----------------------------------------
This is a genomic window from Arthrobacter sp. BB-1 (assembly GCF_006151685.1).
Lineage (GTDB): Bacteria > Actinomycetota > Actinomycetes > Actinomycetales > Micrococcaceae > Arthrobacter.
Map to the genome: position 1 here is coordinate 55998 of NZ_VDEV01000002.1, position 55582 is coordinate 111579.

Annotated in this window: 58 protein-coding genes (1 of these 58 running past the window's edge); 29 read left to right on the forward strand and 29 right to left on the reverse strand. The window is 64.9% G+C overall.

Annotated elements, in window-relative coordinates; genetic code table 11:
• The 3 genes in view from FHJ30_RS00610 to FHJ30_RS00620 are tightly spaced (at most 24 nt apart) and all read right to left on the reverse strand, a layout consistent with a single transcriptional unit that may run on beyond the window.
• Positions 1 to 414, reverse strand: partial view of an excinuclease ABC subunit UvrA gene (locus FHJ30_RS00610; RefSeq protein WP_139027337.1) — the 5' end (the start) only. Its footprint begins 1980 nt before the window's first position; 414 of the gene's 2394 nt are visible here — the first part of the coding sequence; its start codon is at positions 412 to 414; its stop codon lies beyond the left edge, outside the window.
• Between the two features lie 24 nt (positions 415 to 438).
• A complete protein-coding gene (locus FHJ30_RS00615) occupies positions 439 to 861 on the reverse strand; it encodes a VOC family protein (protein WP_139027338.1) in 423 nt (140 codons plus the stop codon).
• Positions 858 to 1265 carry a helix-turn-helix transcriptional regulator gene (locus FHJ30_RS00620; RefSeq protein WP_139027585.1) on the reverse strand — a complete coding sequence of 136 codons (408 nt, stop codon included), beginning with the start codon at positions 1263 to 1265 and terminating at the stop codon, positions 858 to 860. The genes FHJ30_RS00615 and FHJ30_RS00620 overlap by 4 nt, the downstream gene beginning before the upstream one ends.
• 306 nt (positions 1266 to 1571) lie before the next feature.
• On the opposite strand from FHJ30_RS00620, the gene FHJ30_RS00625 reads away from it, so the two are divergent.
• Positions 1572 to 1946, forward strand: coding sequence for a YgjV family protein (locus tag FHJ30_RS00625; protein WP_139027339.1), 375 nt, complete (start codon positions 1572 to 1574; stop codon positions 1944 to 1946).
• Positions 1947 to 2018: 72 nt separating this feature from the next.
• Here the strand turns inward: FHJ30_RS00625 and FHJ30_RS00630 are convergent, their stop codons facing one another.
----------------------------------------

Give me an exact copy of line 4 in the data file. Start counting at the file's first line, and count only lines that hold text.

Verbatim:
Annotated in this window: 58 protein-coding genes (1 of these 58 running past the window's edge); 29 read left to right on the forward strand and 29 right to left on the reverse strand. The window is 64.9% G+C overall.